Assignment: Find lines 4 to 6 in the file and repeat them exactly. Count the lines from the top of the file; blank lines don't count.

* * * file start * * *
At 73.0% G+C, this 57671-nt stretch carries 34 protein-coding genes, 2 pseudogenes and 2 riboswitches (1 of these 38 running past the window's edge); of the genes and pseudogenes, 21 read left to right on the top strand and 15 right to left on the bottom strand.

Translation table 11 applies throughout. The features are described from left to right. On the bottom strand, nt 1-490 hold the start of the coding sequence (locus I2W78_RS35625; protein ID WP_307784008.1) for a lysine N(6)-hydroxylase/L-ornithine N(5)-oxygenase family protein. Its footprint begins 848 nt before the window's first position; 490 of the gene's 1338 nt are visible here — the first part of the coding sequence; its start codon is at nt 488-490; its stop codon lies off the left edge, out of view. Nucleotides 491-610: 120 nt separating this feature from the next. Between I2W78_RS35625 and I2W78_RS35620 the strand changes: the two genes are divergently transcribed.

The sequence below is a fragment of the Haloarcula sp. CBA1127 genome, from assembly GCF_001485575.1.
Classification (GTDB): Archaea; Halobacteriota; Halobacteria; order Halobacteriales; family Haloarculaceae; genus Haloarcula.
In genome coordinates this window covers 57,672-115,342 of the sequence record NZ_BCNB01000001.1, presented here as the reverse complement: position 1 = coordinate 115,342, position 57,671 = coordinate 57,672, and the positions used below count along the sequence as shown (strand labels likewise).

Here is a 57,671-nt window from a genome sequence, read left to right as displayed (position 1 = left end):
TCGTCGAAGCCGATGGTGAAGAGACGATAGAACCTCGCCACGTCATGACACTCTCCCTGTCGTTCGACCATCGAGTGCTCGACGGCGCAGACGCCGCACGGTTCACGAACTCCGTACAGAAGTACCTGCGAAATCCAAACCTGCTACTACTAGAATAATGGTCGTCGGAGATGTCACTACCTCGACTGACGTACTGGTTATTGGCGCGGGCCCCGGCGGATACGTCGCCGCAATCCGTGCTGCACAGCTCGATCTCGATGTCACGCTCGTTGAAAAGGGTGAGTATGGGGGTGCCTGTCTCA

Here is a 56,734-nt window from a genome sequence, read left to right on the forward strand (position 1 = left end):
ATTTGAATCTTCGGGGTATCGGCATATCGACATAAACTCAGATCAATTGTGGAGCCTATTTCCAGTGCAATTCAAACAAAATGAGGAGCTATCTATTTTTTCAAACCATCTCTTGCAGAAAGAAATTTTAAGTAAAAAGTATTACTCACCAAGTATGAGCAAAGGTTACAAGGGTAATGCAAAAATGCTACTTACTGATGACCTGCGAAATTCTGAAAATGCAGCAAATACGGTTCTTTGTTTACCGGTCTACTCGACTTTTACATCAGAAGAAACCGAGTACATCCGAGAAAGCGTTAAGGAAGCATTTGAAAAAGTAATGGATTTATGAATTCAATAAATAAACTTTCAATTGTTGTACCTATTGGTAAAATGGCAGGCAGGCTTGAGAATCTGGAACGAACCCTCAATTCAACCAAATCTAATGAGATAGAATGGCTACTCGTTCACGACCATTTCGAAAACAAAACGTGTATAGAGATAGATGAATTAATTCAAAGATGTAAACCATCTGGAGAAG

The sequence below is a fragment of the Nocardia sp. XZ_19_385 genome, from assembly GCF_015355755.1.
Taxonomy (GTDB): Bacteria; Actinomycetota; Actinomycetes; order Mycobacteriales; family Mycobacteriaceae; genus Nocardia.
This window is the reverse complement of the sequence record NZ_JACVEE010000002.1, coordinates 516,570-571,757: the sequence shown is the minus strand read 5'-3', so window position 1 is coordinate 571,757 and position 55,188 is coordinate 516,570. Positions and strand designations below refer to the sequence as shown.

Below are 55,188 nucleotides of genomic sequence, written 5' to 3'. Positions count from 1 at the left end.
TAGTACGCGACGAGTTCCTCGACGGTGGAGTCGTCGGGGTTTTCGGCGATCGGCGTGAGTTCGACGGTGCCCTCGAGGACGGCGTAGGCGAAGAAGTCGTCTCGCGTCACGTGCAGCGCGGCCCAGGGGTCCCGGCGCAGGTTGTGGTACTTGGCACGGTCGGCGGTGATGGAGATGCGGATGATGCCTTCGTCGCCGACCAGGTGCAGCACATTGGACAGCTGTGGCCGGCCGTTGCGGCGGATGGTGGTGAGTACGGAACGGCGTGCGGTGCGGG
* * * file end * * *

Classification (GTDB): Archaea; Halobacteriota; Halobacteria; order Halobacteriales; family Haloarculaceae; genus Haloarcula.
In genome coordinates this window covers 57,672-115,342 of the sequence record NZ_BCNB01000001.1, presented here as the reverse complement: position 1 = coordinate 115,342, position 57,671 = coordinate 57,672, and the positions used below count along the sequence as shown (strand labels likewise).

Here is a 57,671-nt window from a genome sequence, read left to right as displayed (position 1 = left end):